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Saturday, 5 May, 2001, 12:37 GMT 13:37 UK
The mastermind of 'Star Wars'
missile defence test
An early missile defence test
US President George W Bush plans to develop the so-called Son of Star Wars missile defence system. BBC correspondent David Shukman has gained access to many of America's most secret laboratories, and met the man who first conjured up the defence vision.

There aren't many people who can walk into a crowded room and cast an immediate spell on everyone there.

The most hawkish of nuclear experts, he thought the atom bomb wasn't powerful enough, and pushed America towards the hydrogen bomb

But when I first saw Edward Teller we all stopped talking. This ancient stooped figure, in a crumpled suit and carrying a walking stick the size of a spear, holds a unique - some would say dangerous - position in American defence thinking.

As one of his critics put it, if evil walks this earth, it's Teller. And if you had to choose one man as the visionary behind the American dream of a shield against missiles, it would have to be Teller.

I found myself suddenly nervous in his presence. On the face of it, here was an old Hungarian emigre, a scientist, now retired.

Nuclear expert

Yet Teller was never an ordinary scientist. As the most hawkish of nuclear experts, he thought the atom bomb wasn't powerful enough, and pushed America towards the hydrogen bomb.

Teller is the role model for the mad scientist in the film Dr Strangelove, the doom-laden boffin with wild schemes for nuclear war.

Edward Teller
Teller - father of the hydrogen bomb and 'star wars'
We sat down for an interview. Teller's watery blue eyes fixed on me, unblinking. I imagined him in the White House fixing those eyes on Ronald Reagan and persuading him, as he did in the early 1980s, to launch a vast research programme into developing a shield against Russian attack.

Teller had planted an idea that has dominated American defence planning to this day, and according to some, also forced the Soviet Union into a race it could never win, and didn't.

Teller, with me, just talked, non-stop, in his heavy accent. He described how interceptors and lasers could save America.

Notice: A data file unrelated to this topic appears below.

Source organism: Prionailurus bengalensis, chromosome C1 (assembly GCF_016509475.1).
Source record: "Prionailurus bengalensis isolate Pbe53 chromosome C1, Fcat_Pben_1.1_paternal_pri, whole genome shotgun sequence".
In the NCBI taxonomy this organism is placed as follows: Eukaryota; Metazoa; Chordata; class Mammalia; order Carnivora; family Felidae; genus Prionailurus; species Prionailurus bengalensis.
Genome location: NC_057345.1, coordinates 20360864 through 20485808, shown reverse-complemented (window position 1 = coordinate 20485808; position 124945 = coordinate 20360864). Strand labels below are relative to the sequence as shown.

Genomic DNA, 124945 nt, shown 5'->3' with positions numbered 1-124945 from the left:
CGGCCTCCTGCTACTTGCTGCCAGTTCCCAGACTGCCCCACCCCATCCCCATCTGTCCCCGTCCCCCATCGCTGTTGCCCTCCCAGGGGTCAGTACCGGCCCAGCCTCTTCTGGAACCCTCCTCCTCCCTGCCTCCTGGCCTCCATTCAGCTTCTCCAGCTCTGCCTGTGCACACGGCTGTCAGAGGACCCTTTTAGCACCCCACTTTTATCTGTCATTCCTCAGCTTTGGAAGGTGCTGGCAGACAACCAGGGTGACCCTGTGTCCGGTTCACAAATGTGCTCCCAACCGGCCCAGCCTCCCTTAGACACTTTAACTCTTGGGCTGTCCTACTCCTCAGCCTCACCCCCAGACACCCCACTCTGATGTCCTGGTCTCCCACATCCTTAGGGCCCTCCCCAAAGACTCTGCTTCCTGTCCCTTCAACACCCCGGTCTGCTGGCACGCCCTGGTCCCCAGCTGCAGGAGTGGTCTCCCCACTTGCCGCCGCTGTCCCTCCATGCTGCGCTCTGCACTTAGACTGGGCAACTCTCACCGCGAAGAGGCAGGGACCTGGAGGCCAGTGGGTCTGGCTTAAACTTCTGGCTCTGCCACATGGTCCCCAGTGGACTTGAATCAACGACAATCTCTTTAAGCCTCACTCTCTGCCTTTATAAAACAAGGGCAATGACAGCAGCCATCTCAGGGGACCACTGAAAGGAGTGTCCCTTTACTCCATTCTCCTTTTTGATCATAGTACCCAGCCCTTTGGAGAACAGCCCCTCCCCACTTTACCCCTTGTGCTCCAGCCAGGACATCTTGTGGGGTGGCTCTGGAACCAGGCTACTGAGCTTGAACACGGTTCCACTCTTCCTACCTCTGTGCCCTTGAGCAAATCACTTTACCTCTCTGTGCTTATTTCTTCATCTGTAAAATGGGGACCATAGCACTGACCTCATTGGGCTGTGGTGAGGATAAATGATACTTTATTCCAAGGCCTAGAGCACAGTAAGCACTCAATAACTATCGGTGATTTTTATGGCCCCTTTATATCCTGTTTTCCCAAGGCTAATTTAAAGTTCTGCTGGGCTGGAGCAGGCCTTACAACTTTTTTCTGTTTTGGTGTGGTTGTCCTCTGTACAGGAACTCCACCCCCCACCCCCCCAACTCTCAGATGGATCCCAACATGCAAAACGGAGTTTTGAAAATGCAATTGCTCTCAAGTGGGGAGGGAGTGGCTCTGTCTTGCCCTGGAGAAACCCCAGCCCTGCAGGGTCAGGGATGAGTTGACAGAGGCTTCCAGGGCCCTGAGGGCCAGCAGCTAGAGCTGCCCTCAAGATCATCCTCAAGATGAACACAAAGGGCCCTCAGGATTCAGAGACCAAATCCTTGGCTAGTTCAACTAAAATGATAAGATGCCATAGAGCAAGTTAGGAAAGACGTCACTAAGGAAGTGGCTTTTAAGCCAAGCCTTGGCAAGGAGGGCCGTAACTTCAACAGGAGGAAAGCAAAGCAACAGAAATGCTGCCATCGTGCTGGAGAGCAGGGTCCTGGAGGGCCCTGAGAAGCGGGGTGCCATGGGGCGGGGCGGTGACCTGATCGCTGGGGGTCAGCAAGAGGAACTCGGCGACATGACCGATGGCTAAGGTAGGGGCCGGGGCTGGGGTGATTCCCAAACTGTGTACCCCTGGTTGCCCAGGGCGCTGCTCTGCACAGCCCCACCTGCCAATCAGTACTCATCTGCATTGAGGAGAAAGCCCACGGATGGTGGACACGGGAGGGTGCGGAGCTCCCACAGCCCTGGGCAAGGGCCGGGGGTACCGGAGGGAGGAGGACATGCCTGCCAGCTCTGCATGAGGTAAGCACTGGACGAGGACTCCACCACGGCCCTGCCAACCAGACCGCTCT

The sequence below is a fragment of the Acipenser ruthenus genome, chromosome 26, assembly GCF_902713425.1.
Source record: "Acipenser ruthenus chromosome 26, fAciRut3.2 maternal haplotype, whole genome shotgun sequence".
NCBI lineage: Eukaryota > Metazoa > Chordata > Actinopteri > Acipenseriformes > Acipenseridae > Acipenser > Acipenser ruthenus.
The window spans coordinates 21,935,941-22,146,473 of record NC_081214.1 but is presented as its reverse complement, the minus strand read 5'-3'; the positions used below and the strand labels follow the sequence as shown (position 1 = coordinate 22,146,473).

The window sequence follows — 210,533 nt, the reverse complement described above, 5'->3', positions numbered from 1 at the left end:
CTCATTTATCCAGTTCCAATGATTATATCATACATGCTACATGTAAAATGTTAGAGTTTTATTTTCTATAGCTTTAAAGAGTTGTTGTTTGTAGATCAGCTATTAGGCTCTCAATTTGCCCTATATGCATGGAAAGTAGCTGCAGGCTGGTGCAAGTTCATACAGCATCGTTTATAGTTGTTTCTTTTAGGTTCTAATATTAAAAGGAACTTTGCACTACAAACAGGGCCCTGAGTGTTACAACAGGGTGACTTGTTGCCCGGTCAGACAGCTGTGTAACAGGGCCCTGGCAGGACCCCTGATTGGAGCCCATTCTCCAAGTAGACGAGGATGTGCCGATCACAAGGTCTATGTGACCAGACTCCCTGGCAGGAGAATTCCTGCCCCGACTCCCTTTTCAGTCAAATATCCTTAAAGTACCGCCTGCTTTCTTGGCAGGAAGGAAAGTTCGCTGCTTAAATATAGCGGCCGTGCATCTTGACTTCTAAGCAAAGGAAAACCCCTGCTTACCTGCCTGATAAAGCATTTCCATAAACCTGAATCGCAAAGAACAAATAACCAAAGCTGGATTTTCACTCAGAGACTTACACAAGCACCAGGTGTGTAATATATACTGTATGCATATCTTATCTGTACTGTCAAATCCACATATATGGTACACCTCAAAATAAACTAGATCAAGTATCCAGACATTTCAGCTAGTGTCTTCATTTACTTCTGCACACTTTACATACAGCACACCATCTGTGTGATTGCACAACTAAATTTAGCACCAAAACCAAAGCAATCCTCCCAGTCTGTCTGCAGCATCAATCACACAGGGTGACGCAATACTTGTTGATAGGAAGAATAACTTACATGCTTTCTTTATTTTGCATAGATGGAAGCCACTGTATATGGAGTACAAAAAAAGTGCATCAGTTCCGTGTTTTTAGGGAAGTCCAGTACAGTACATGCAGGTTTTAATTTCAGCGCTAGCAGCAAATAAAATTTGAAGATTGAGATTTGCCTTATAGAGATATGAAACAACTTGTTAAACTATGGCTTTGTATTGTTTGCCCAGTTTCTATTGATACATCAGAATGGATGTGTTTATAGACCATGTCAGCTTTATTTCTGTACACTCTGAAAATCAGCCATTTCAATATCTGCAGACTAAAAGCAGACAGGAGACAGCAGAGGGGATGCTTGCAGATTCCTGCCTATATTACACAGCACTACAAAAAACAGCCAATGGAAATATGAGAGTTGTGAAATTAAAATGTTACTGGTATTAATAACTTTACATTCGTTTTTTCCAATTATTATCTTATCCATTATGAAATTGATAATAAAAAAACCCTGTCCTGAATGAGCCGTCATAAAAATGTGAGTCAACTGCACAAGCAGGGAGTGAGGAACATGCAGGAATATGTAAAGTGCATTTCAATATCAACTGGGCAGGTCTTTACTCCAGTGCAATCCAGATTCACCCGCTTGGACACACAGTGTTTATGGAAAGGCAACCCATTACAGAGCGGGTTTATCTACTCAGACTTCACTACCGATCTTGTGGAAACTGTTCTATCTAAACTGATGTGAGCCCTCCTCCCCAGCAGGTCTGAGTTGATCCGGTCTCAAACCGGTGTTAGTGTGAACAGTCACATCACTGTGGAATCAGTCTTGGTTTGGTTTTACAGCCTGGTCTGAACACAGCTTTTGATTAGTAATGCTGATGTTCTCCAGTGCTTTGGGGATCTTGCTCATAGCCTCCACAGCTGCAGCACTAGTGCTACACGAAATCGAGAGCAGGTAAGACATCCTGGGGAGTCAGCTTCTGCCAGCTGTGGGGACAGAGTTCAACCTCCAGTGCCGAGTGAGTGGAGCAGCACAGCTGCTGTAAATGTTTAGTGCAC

I didn't get a word in, if I'm honest, and wondered if Reagan had been treated in the same brusque way.

He can't have minded because Star Wars was the result.

Top-secret research

The interview, for me, was disorientating. Maybe it was the altitude. We were high in the mountains of New Mexico at the Los Alamos laboratory, the top-secret birthplace of the nuclear age.

The scent of pine hung in the thin air, the sun was unusually bright, and the atmosphere was one of total isolation.

Protests in Korea
Bush's announcement provoked anger in many countries
Los Alamos boasts it has more PhDs than anywhere else on the planet, genius minds harnessed by the military.

Huge rooms are packed with lasers. There are miles of cable, flashes of mysterious light, and the hum of new technology.

Everywhere there's talk of The Threat, of the world outside bristling with malevolence, of unpredictable foreigners plotting America's destruction.

These people may be on a mountain but the mindset belongs in a bunker.

And the scientists are not alone of course. The billions of dollars they receive are the result of heavy lobbying in Washington.

Party support

For the American Right, for the Republican party, a defence against missiles is a patriotic crusade. One lobby group calls itself High Frontier and compares its cause to guarding the Wild West against Red Indians.

The editor of a right-wing magazine once asked me if I believed in missile defence.

When I hesitated, he said firmly: "For us it's an article of faith." I felt I'd been through the Spanish Inquisition.

The pressure to succeed is intense, and many of the tests have been faked

So when George W Bush announced his plans a few days ago, there was an almost religious context to what he said.

It leaves critics out in the cold. One scientist, a genial character in a cardigan, described to me how he'd once questioned whether the missile shield would ever work.

He had calculated how many flights of the space shuttle would be needed to assemble just one laser battle station in space - 350.

In other words, the scheme looked totally impractical, but the scientist was severely rebuked for pointing this out.

Faked tests

The pressure to succeed is intense, and many of the tests have been faked. In video footage of a laser destroying a rocket, it turned out the laser had been helped with a hidden explosives.

Pentagon slide
Some of America's best scientists are working on the project
Yet it's often the case with big Pentagon projects that so much money is thrown at a problem, that it has to work. That may well be the case this time - there's certainly the political will to try.

Edward Teller ended our interview - the guru had said all he wanted to.

I shook his bony hand. It was strong and again I marvelled at the force of a single man able to persuade a president, convincing enough to push a dream that now more than ever is being felt in capitals around the world.

Teller shuffled away. He was to talk to the current generation of Los Alamos scientists. He was loudly applauded, the eager young faces gazing at this living monument to the nuclear age.

Perhaps another Teller was among them, another pushy, cantankerous but brilliant scientist, who would strive to make America safer, even if the rest of us are left wondering if it's wise, if we'll be left far more vulnerable.

US Missile Defence

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See also:

24 Jan 00 | Americas
27 Dec 99 | Asia-Pacific
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02 May 01 | Americas
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